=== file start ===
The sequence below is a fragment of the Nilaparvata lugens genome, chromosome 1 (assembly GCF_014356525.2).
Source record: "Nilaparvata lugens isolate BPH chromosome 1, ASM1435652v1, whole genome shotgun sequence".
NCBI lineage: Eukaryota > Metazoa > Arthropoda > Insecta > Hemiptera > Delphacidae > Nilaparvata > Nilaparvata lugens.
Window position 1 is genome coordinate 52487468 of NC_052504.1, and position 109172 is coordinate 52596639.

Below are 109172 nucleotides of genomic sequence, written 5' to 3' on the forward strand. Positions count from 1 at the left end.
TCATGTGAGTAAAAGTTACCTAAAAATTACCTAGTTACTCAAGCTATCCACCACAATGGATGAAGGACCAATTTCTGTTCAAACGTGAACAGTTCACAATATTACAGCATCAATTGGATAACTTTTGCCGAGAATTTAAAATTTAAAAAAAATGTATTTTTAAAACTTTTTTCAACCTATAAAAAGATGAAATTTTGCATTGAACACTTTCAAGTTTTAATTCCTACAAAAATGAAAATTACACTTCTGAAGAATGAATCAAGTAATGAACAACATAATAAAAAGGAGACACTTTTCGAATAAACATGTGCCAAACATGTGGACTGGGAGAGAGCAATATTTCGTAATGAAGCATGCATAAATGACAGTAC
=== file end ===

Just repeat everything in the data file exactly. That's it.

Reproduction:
The sequence below is a fragment of the Nilaparvata lugens genome, chromosome 1 (assembly GCF_014356525.2).
Source record: "Nilaparvata lugens isolate BPH chromosome 1, ASM1435652v1, whole genome shotgun sequence".
NCBI lineage: Eukaryota > Metazoa > Arthropoda > Insecta > Hemiptera > Delphacidae > Nilaparvata > Nilaparvata lugens.
Window position 1 is genome coordinate 52487468 of NC_052504.1, and position 109172 is coordinate 52596639.

Below are 109172 nucleotides of genomic sequence, written 5' to 3' on the forward strand. Positions count from 1 at the left end.
TCATGTGAGTAAAAGTTACCTAAAAATTACCTAGTTACTCAAGCTATCCACCACAATGGATGAAGGACCAATTTCTGTTCAAACGTGAACAGTTCACAATATTACAGCATCAATTGGATAACTTTTGCCGAGAATTTAAAATTTAAAAAAAATGTATTTTTAAAACTTTTTTCAACCTATAAAAAGATGAAATTTTGCATTGAACACTTTCAAGTTTTAATTCCTACAAAAATGAAAATTACACTTCTGAAGAATGAATCAAGTAATGAACAACATAATAAAAAGGAGACACTTTTCGAATAAACATGTGCCAAACATGTGGACTGGGAGAGAGCAATATTTCGTAATGAAGCATGCATAAATGACAGTAC